SiteWatch 360 can provide early warning of machine failure, because any machine that's starting to fail is likely to begin drawing more power and will probably overheat, which can materially reduce a motor's life. There are several possible reasons for this…

  • Overvoltage. Reducing the current to compensate for high voltage may not entirely reduce excessive heat. It is best to know the operating capacity of your motors.
  • Frequent cycling or starting and stopping. Limiting how often the motor starts and stops can reduce its heat. Online motor monitoring is the easiest way to keep track of the starting and stopping of the machine.
  • Power conditions often result in overheating. Poor power quality is often associated with the use of VFDs, although the VFD may not be the primary cause of the problem. (It could be your local utiity).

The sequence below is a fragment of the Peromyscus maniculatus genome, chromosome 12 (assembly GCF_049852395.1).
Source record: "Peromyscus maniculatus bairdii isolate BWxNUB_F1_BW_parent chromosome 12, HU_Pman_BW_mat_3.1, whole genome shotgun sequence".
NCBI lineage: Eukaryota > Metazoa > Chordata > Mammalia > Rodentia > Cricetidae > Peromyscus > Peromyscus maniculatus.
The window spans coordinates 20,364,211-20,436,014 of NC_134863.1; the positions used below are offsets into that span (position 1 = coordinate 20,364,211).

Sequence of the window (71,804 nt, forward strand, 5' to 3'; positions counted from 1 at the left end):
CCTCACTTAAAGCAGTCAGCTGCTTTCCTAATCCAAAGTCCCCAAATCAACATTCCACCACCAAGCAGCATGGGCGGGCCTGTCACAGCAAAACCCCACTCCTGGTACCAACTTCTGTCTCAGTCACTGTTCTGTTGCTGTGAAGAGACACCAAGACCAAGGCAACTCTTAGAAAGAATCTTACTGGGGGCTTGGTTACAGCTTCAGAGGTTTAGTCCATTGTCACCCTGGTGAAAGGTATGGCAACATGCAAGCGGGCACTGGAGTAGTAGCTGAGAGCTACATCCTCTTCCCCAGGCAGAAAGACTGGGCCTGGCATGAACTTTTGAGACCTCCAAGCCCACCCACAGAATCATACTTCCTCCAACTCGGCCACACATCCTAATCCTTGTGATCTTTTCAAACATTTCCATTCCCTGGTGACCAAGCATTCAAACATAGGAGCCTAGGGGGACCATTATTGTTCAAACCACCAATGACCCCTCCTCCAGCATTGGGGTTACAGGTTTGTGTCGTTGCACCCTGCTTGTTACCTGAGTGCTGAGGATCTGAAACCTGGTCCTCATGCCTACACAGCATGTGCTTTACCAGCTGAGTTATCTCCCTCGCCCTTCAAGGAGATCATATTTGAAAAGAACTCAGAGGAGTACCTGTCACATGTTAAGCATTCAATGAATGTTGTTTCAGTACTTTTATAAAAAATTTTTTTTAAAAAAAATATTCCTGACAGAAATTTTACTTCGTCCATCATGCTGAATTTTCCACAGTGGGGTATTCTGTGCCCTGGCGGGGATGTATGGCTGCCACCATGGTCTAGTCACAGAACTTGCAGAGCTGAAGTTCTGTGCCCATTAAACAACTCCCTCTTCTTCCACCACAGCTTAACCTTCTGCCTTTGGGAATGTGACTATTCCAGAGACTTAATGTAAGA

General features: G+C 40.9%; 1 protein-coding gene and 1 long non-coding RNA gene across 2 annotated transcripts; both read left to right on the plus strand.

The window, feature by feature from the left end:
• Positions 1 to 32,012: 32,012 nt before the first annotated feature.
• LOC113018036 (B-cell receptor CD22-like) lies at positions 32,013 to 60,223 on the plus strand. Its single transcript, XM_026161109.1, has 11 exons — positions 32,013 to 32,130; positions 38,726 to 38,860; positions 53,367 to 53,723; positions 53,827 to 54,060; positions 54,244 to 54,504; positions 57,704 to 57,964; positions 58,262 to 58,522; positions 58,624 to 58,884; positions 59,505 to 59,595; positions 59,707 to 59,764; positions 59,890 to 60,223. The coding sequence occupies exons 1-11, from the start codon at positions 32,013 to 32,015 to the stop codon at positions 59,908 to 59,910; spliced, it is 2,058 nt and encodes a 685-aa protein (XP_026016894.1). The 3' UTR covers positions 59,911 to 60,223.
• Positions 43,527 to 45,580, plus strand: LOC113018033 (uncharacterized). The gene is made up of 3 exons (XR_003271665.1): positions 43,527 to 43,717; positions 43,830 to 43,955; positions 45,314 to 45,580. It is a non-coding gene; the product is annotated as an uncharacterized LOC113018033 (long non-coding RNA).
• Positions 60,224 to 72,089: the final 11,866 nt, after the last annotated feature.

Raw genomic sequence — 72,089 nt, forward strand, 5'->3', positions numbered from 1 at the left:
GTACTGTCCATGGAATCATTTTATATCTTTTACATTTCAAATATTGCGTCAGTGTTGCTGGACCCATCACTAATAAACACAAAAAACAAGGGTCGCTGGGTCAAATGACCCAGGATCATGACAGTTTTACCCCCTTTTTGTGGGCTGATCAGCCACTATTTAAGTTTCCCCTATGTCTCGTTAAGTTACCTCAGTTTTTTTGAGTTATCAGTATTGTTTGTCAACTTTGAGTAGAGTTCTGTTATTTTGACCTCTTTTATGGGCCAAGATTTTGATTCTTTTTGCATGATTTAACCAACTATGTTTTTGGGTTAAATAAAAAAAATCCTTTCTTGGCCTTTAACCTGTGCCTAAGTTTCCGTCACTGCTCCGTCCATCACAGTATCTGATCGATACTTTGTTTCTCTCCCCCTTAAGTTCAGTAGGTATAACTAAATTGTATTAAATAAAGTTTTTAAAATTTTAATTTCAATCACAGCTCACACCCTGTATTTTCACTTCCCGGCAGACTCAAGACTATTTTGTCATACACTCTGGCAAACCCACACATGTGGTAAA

• Environmental conditions. Operating electric motors in poor environmental conditions can also lead to excessive heat, due to inadequate colling for the conditions.
Heating/Cooling System
How a Simple Early-Warning Alert Works

If a machine's normal range of operation is between 50 kW and 70 kW, we can set alerting function in the software to, say, 45kW and 75kW which will send out an email or a text message after an adjustable period of time has elapsed - e.g. 3 minutes or 3 hours.

How a Compound Early-Warning Alert Works

SiteWatch 360 has the ability to provide alerts when a machine is failing as a result of several factors at the same time. Let's consider a water-cooled chiller, for example. A compound alert could be sent out ONLY IF the power draw of the chiller increased by >X% AND the cooling water temperature increased by >Y% OR the water-flow decreased by >Z%. (There is no practical limit to the number of variables that can be taken into account before an alert is generated.)

In any event, receiving early warning that a particular machine is beginning to fail provides time to take the ailing machine out of service in time to put another machine in place and avoid catastrophe.